1 fillet steak or steak of your choice
2 tbsp olive oil
1 clove garlic
2 spriggs of Rosemary
Pinch of coarse sea salt
Pinch of black pepper

White Bean Mash:
1 tin of cannelini beans, chickpeas or butter beans
1 tbsp olive oil
1 clove garlic
Zest & juice of half a lemon
Pinch of salt
Pinch of black pepper

Creamy Peas and Lettuce: 
2 tbsp frozen peas
1 little gem lettuce
1.5 tbsp creme fraiche
1 tsp grain mustard

Water from a recently boiled kettle

Firstly marinade the steak in the oil, Rosemary, seasonings and the crushed garlic and leave to infus or five minutes, or longer if you have it.

Get your steak griddle or pan on a low-medium heat to warm it up.

In a heavy-bottomed saucepan, drizzle in the oil and place on a low heat. Crush the garlic and add to the pan for 30 seconds just to slightly soften.

Open the can of beans of your choice, I used chickpeas here, drain the liquid and add to the pan.

Grate the zest of the lemon and squeeze out the juice and keep to one side.

With a wooden spoon keep moving the beans around, gently smooshing them downwards, after only a few minutes they will start to burst open, and their soft centres will start to take on the flavour of the oil. Now is the time to season and add the lemon juice and zest. Keep on stirring and smooshing downwards until the whole thing comes together and resembles mash. Then leave on the lowest heat and stir every few minutes to prevent any sticking to the pan and to make sure it stays hot.

My fillet steak was about 3cm thick and this is how I cooked it for blushing pink and rare inside, please check depending on your preference for steak and which cut and size you have to gauge cooking time.

Sear your steak for two minutes in the now hot griddle or pan without moving - if using a griddle this is what will give you those lovely griddle marks that I think make a steak that little bit more appealing.

After searing, allow to cook for 2-3 minutes further on each side, then remove and place onto a plate to rest. You can wrap with foil here to keep the steak hot, but remember the heat will keep the steak cooking, I tend to place onto a steak and then position a bowl over the top instead.

Remember to keep stirring the white beans throughout the steak preparation.

Finally you can prepare your vegetable accompaniment. Slice your little gem and wash then drain with a clean tea towel or some kitchen paper and leave to one side.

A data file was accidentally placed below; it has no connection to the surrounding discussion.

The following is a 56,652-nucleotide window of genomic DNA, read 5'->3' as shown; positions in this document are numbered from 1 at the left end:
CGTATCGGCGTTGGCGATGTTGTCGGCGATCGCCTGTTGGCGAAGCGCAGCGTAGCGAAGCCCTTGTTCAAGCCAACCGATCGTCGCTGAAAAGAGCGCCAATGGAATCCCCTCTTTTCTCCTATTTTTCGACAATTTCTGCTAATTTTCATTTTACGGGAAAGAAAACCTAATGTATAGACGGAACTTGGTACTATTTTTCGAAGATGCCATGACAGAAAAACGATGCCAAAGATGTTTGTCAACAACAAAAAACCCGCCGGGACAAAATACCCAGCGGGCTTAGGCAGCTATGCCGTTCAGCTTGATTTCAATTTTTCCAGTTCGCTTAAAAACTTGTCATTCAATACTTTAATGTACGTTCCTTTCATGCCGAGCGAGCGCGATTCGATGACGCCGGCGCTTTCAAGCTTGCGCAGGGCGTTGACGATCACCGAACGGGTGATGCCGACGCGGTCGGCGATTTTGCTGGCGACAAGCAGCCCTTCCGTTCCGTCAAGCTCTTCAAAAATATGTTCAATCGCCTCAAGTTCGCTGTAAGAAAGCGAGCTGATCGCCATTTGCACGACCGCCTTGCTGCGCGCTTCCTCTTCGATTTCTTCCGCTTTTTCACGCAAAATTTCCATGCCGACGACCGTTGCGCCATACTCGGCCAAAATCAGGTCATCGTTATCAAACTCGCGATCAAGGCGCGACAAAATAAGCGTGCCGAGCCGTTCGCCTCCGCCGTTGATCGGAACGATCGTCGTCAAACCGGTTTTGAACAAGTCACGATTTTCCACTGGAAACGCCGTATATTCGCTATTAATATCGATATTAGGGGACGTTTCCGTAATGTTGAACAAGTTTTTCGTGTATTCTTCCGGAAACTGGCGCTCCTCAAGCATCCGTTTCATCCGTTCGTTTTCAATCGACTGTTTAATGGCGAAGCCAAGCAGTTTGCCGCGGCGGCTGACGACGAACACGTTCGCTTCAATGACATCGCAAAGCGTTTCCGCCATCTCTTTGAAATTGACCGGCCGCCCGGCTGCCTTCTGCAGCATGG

Place the peas into a small saucepan and then cover with boiling water and cook for two minutes.

In the meantime drizzle in the olive oil into a final pan and place on a low heat. Add the lettuce and allow to very gently saute.

Drain the peas and add these to the pan with the lettuce, also adding the creme fraiche and some seasoning. You can also add a little garlic here, but as the meal was already heavy on garlic I omitted here. Add the grain mustard and stir through. Once the creme fraiche has reduced down to a more liquidy form, this is ready - it takes no time at all.

Finally you are ready to plate up and enjoy this wonderful plate of food. Allowing the steak to rest for 4-5 minutes whilst getting the vegetables together will allow all of the juices to return and make for such a beautifully tender piece of meat.

A final flourish of coarse sea salt and pepper onto the steak before eating will again, up the ante. Enjoy!

Thursday, 7 May 2015

Stella Di Mare - Sharm El Sheikh

Recently (February) the family and I visited the 5* Stella Di Mare Hotel and Spa in Sharm El Sheikh, Egypt for a two-week holiday in celebration of my Mum Vicky's 50th birthday.

There were six of us in total, my partner, Glen, and I and the baby, my brother Daniel, and of course my parents occupying three rooms.

Set in the Naama Bay area of Sharm, the hotel is in a peaceful and tranquil location and our fortnight here was a truly relaxing holiday. We occupied two double rooms and one twin, and each was adequately comfortable. Ours had a king sized bed, a couple of mini armchairs and a small table plus adequate clothing space in the wardrobe, dresser and bedside tables. We were also afforded a spacious bathroom with bath and shower. Each room was allocated a particular man who would do the room cleaning each day and who was happy to assist with any other particulars - we needed extra clothes hangers and the hotel hadn't yet put in a travel cot for Bridget for example, but these were soon remedied. Our rooms were cleaned every day, and they, like the rest of the hotel were kept immaculately clean at all times.